English is required because it may be the only course that teaches you how to think. In most information courses data is poured at you through books, lectures, labs, and videos. Few professors bother to tell students how to read the text, how to analyze data, how to organize a logical argument. English may be the only course that will expose you to the basics of logic and reasoning. Clear writing requires clear thinking. English will sharpen your reasoning ability, challenge your customary way of thinking, and help you see the world in a new light.

--The Sundance Reader, Third Edition
by Mark Connelly.

Like most of the top-tier web-search results for "writing," these modules are intended for students in a traditional learning environment. Hopefully, you are here because you realize that above-average writing skills are critical for career survival and personal achievement in today's communications-rich environment. That being the case, you can simply ignore occasional references to the artificial demands of a course syllabus.

You should plan to spend time browsing these learning resources at a pace that you find most comfortable. When you come across something interesting or potentially  important, massage it for a while. Boredom or curiosity will eventually deflect your attention to a different item on the lists. Remember, you aren't trying to rush through a syllabus or contend with an inflexible study outline.


* Note: There is no direct correlation between the text and video modules.

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  1. Why Write?

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  2. How We Write/How to Succeed in Composition

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  3. The Writing Process: an Overview

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  4. The Writing Context

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  5. Style

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  6. Critical Thinking

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  7. Facts, Opinions, and Assumptions

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  8. Prewriting Strategies

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  9. Developing a Thesis

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10. Supporting a Thesis

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11. Organizing Ideas

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12. Planning Sheet

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13. Creating Strong Introductions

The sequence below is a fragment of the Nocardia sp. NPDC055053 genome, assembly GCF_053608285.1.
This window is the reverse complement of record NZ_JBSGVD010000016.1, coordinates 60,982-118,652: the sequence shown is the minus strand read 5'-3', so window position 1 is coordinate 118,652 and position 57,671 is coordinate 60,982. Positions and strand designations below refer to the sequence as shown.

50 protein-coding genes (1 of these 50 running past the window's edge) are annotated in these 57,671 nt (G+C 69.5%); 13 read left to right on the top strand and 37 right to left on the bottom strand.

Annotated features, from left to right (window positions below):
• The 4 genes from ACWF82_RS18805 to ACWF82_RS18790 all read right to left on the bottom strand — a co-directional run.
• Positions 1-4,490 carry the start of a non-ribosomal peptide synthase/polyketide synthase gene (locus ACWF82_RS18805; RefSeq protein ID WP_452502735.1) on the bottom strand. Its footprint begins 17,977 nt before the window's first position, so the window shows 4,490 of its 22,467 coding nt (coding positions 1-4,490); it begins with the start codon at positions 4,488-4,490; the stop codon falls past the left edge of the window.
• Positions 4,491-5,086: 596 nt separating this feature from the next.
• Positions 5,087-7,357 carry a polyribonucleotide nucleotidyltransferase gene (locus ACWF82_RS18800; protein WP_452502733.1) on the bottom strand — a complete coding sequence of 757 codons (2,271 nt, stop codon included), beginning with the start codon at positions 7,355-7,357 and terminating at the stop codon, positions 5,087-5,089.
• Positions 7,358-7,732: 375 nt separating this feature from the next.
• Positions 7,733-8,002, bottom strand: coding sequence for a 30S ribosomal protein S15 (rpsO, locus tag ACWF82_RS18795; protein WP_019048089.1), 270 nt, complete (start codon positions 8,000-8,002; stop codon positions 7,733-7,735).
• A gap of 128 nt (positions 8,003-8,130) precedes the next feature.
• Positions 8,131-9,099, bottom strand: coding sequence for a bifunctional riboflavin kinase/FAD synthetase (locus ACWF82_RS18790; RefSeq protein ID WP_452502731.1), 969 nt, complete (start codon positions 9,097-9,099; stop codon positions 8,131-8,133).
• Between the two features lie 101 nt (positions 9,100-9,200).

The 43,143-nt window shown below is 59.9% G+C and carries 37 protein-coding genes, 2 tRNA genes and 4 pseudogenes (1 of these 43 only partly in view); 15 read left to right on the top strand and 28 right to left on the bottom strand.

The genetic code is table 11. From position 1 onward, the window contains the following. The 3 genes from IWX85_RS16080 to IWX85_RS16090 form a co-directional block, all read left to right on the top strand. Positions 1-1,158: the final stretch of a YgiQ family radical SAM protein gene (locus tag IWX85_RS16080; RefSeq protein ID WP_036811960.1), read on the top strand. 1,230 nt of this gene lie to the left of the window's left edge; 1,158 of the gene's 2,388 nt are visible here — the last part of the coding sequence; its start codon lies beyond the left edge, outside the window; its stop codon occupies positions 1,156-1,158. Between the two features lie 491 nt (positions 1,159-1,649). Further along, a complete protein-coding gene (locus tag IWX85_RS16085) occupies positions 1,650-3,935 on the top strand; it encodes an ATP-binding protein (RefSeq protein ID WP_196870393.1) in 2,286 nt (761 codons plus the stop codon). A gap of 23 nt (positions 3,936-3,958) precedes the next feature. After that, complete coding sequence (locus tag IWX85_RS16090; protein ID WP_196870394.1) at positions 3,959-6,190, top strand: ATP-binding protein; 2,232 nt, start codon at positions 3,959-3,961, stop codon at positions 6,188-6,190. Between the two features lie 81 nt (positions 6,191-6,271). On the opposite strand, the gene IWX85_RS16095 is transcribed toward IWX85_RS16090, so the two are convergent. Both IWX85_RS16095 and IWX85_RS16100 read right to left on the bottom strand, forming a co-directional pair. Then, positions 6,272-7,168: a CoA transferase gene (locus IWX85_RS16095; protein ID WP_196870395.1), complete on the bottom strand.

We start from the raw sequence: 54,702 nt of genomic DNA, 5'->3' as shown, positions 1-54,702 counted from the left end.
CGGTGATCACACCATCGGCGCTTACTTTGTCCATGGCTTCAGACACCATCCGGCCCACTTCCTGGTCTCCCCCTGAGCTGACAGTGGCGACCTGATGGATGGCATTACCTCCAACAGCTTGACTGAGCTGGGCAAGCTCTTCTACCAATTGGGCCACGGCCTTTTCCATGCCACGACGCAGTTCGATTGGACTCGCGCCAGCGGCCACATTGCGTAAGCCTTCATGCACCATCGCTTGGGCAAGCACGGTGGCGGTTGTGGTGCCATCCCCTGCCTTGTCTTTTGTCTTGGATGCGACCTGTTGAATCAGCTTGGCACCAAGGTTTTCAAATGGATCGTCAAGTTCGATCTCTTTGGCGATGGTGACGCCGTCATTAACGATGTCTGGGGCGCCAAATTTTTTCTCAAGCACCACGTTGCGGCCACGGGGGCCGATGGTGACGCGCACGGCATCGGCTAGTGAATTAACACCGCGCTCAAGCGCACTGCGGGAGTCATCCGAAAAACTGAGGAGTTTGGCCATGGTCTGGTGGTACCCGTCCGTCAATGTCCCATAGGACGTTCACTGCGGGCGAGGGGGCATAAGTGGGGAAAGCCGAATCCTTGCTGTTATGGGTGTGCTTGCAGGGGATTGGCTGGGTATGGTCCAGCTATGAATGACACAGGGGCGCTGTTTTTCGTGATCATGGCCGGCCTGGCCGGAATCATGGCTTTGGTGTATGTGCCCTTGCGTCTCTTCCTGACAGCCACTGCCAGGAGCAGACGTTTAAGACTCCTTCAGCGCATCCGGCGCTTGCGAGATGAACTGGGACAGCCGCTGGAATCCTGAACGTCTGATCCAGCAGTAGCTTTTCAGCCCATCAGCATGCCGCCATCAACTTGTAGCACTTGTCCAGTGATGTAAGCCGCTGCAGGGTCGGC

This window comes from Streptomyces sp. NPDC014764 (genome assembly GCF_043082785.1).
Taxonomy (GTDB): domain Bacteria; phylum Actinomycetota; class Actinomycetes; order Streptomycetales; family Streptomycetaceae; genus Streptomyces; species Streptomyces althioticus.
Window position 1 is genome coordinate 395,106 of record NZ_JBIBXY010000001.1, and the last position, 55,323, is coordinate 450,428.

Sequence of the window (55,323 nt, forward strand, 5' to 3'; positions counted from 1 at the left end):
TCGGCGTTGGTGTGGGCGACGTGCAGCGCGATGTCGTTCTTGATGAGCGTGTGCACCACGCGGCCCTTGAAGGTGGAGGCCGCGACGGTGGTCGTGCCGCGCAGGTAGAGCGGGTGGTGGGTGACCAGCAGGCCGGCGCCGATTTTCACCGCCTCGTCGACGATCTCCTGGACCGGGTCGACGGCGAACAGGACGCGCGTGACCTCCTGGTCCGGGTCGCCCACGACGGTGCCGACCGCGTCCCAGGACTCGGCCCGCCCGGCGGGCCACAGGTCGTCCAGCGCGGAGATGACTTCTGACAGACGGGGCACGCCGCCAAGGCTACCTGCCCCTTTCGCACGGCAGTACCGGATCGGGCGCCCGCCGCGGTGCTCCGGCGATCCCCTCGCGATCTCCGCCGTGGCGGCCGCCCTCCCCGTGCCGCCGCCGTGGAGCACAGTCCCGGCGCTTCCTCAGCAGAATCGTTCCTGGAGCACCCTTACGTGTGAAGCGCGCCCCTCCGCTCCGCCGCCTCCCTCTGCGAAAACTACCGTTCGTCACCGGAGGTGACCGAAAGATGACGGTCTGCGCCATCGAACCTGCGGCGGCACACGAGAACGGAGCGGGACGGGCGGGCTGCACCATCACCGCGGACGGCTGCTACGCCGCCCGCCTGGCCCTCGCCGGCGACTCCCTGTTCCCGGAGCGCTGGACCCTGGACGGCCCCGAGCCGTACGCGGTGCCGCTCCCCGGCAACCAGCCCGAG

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14. Writing the First Draft

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15. Revising

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16. Editing and Proofreading

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17. Writing on a Computer

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18. Becoming a Critical Reader

Parts of an Essay

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1. Essay Hook

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2. Essay Thesis

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3. Introduction Paragraph

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4. Body Paragraph

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5. Supporting Evidence

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6. Conclusion Paragraph

Types of Essays

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7. College Essay

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8. Personal Essay

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9. Research Essay

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10. Literary Essay

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11. Paragraph Essay

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12. Compare and Contrast Essay

Writing Process

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13. Prewriting

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14. Writing Outline

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15. Rough Draft

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16. Essay Editing

David L. Heiserman, Editor

Copyright   SweetHaven Publishing Services
All Rights Reserved

Revised: June 06, 2015